Restaurants, bars hiring as economy improves

Bartender Kate Chase stocks the car with olives Friday afternoon before the dinner rush at Harvely's in Tupelo. (Lauren Wood)

Bartender Kate Chase stocks the car with olives Friday afternoon before the dinner rush at Harvely’s in Tupelo. (Lauren Wood)

By Adam Ganucheau/Daily Journal

If you’re unemployed and hunting for a job, you might want to consider stopping in at a local restaurant or bar.

The U.S. Labor Department reported last week that restaurants and bars generated the most new hires in the country in June, and Northeast Mississippi and the state as a whole have seen similar trends as more people are eating out.
The report shows that one-fourth of all new jobs in the country since March came in the restaurant and bar industry, and one out of 10 American jobs in the country can be attributed to eateries and watering holes.
The report also shows that restaurants and bars added 51,700 jobs nationwide in June, the largest sector of growth within the leisure and hospitality category of the report.

“We have definitely seen an increase in the number of people coming to eat at our restaurant,” Tupelo Harveys General Manager Richard Hurt said. “I think a lot of it has to do with the economy. People have more money to spend, and they are going out to eat more often.”

Hurt said Harveys has hired more staff in the last three months than at any time in recent years.
Hurt’s thoughts about the economy were echoed by Mississippi Hospitality and Restaurant Association Director of Education Grady Griffin, who said restaurant visits have risen in the past few months, which has resulted in more new hires.

“All the data that we have collected from the National Restaurant Association shows that consumer confidence is definitely on the rise,” Griffin said. “Any time the consumer makes more visits to our restaurants, we see a rise in the number of hired employees, and that positively affects the economy.”

In the Mississippi Department of Employment Security’s most recent employment trends publication, which covers the month of May, Mississippi showed a slight increase in jobs in the leisure and hospitality field as well.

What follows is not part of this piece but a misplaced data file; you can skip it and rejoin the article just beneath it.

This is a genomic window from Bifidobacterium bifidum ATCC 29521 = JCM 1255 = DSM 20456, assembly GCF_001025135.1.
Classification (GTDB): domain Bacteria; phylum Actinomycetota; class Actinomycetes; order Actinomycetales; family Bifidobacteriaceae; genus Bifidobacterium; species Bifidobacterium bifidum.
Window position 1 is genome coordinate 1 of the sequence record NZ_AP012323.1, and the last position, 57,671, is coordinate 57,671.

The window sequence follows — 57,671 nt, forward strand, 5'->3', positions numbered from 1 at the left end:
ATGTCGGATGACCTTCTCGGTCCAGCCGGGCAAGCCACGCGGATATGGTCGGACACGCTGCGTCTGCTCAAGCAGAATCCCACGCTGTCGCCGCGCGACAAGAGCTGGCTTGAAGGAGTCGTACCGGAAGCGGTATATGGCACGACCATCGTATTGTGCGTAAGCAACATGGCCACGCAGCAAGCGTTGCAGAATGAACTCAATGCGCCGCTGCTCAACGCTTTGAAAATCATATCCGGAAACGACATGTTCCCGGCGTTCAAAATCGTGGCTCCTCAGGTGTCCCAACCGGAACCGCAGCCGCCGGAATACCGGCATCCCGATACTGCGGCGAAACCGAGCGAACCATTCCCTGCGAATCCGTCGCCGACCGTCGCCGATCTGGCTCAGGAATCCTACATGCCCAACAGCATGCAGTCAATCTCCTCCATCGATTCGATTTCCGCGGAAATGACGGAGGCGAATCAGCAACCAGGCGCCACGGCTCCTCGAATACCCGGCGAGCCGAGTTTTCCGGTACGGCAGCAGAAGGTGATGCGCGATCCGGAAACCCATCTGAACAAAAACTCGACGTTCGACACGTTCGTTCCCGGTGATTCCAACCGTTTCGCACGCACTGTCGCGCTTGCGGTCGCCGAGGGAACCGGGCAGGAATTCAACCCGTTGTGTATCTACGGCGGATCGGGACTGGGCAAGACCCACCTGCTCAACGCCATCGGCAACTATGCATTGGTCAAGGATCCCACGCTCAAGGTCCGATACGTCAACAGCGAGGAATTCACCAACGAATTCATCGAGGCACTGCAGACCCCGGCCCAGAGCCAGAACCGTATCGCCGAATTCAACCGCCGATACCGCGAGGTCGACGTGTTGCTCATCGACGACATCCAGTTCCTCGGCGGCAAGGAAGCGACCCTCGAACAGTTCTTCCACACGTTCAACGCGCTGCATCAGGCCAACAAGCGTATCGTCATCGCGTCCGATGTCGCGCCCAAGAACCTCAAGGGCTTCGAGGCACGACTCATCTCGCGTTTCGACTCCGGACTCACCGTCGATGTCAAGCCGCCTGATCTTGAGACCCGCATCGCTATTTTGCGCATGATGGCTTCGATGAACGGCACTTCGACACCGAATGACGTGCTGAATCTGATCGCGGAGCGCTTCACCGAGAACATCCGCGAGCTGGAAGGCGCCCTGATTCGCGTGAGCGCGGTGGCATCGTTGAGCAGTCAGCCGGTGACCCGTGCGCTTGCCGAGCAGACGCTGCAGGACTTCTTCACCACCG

In the accommodation and food services category for May 2013, Mississippi added 600 jobs statewide in May and yielded 4,300 more jobs in the industry than in May 2012.

“In Mississippi, we have the luxury of being a tourist destination, especially in the summer months,” Griffin said. “As a result of tourists entering the state and stopping at restaurants, the industry as a whole ramps up its employment. The summer is usually a good time for Mississippi restaurants.”

While the prospect of new jobs is being praised by some business and economic analysts, others are skeptical about the numbers because restaurant and bar owners hire part-time employees instead of full-time.
Rob Hudson, who owns seven McDonald’s restaurants in Tupelo, Saltillo, New Albany and Pontotoc, believes part-time restaurant employees are valuable to business.

“Recently, people have started to realize that part-time employees are just as valuable as full-time employees,” Hudson said. “We have been pleased with the number of applicants for employment over the past three years, which is probably an indication of current economics. But it has allowed us to be selective and hire the best employees to suit the needs of our visitors.”
Other factors can contribute to the employment data, like individual cities’ economies and situations. Oxford, a popular dining and drinking destination in Northeast Mississippi, falls into this category, according to City Grocery restaurant Assistant General Manager Meghan Scott.

“A lot of who we hire and how many customers we have is contingent upon the time of year,” she said. “We hire students and have to switch gears during summer and winter breaks, for instance, so it’s a little harder to tell.”
According to the National Restaurant Association, Mississippi restaurants employ 109,000 Mississippians in 4,304 establishments, or 10 percent of the state’s employment – which is on pace with the national averages released by the U.S. Labor Department. Mississippi is predicted to add 11,300 restaurant jobs in 2013.

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